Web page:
Why Cancer Survivors Should Have a Written Survivorship Care Plan

From the Editor's Desk
March 9, 2021
Lidia Schapira, MD, FASCO

A cancer diagnosis has a profound impact on many aspects of a person’s life and the lives of their loved ones. Cancer can be experienced as a bump in the road, or it can have a profound impact on a person’s identity. Once cancer treatment is completed, for example, some people choose not to identify themselves as cancer survivors, while others embrace that identity. But regardless of how you choose to identify as a person who’s experienced cancer, having a roadmap for your follow-up care can help you navigate the complicated maze of consultations, tests, and treatments you’ll need after cancer.

Generally speaking, health monitoring and follow-up care for cancer survivors includes watching for cancer recurrence, detecting any new cancers, treating lingering symptoms that resulted from cancer treatment, monitoring for late effects of cancer treatment, and receiving preventive care to maintain your health. A customized survivorship care plan is like having a GPS to guide you through this unfamiliar territory of post-cancer life. Having a plan for medical appointments and tests needed after cancer treatment has finished often helps survivors feel more confident. It can also give survivors the freedom to plan appointments that accommodate their personal travel and work needs.


“A customized survivorship care plan is like having a GPS to guide you through this unfamiliar territory of post-cancer life.” — Cancer.Net Editor in Chief, Lidia Schapira, MD, FASCO 

The COVID-19 pandemic has further illustrated the importance of having a strong plan for shared follow-up care. For survivors, having a written survivorship care plan that can be shared with family members and clinicians provides clear instructions that can be adapted to meet new challenges. For example, since March 2020, I have worked with my patients in person and through televisits to adapt their cancer follow-up care based on their circumstances and needs. As appointments were moved to video or phone visits and screening tests were delayed by months, having a clear plan became increasingly important. So rather than have a patient drive 4 hours for a routine exam, we converted many appointments to video visits to discuss cancer-specific problems (as long as they were able to have their exams and tests done elsewhere in their community).

Here are some suggestions for making your transition to survivorship care a little bit easier:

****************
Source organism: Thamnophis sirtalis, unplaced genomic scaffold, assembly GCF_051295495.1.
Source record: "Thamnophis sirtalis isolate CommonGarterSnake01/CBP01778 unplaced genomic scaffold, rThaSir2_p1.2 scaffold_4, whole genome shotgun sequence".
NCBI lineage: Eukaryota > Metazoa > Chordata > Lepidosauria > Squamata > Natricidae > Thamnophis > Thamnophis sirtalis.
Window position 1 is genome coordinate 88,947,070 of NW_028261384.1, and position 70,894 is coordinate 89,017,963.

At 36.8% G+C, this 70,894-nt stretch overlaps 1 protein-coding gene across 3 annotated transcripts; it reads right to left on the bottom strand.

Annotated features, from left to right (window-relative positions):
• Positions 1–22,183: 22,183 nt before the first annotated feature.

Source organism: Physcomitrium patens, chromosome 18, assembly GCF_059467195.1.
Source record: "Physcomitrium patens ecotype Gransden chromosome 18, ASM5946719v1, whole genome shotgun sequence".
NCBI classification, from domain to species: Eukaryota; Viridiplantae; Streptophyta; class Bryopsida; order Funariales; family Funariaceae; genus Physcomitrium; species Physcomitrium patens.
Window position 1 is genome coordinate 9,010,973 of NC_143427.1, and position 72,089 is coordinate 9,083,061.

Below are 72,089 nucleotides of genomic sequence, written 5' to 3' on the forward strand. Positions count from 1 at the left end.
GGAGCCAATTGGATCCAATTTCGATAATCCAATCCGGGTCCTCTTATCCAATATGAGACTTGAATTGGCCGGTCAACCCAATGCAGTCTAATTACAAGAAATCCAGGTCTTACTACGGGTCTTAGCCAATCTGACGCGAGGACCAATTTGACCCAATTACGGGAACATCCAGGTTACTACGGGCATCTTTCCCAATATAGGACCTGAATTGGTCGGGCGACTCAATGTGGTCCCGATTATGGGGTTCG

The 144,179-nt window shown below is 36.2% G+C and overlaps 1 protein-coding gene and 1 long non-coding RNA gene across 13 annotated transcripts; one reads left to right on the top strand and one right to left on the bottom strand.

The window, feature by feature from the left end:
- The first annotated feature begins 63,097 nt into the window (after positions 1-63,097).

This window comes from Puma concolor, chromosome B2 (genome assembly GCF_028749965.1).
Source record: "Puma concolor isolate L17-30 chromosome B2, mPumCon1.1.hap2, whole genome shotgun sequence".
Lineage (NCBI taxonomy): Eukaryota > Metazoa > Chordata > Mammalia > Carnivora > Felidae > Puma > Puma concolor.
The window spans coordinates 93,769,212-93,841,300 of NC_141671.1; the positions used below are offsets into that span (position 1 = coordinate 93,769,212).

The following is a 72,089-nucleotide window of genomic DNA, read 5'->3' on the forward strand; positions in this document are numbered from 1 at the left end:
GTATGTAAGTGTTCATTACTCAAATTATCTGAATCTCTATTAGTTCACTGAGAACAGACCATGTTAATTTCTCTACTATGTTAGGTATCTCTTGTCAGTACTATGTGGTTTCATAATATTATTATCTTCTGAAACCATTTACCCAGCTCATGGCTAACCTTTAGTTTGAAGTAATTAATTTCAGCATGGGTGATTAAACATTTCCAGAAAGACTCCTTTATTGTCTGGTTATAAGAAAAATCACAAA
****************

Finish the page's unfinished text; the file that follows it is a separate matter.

Stagger your visits. An important part of follow-up care is to watch for cancer recurrence. One simple trick to make sure you’re being seen multiple times throughout the year is to stagger your follow-up visits with cancer specialists. For example, a breast cancer survivor might have to see their medical oncologist, surgeon, and radiation oncologist regularly for the first couple of years following treatment. They can accomplish this most efficiently by alternating visits every 3 to 4 months, then lengthening these intervals as their needs change over time. This way, the follow-up care team can evaluate how the person is doing multiple times throughout the year as opposed to getting just a snapshot of their health once a year.

Return to or find a primary care physician. It’s also extremely important for cancer survivors to resume or establish care with a primary care physician after active treatment to make sure they are up to date with their screenings and general preventive vaccinations and their non-cancer-related conditions are managed. Primary care physicians play an important role in guiding cancer survivors to stay healthy, and having a written survivorship care plan can help facilitate this care.

Use a written survivorship care plan to support communication. Cancer survivors value team communication between the various cancer clinicians they see during active treatment. That same principle should guide the cancer team to communicate the survivorship care plan at the end of active treatment to other specialists involved in that person’s follow-up care, particularly the survivor’s “quarterback,” or their primary care physician. Fortunately, new models of shared care between cancer clinicians and primary care physicians are rapidly evolving to meet the needs of the estimated 17 million cancer survivors in the United States alone.

However, having a written survivorship care plan does not guarantee that the transition between your cancer team and your primary care team will be seamless. Miscommunication or a lack of communication between these teams may lead to misunderstandings around survivorship care, which often places a great burden on the cancer survivor. To overcome these problems, it may be helpful to plan the transition to your primary care physician during cancer treatment or to set aside a visit at the end of treatment to review the plan with your primary care physician and think about life after cancer.

Life after cancer comes with its own set of challenges for survivors, but navigating your follow-up care shouldn’t be one of them. Allowing your written survivorship care plan to serve as your GPS for post-cancer life can alleviate stress and set you on the road toward whatever life after cancer holds for you.

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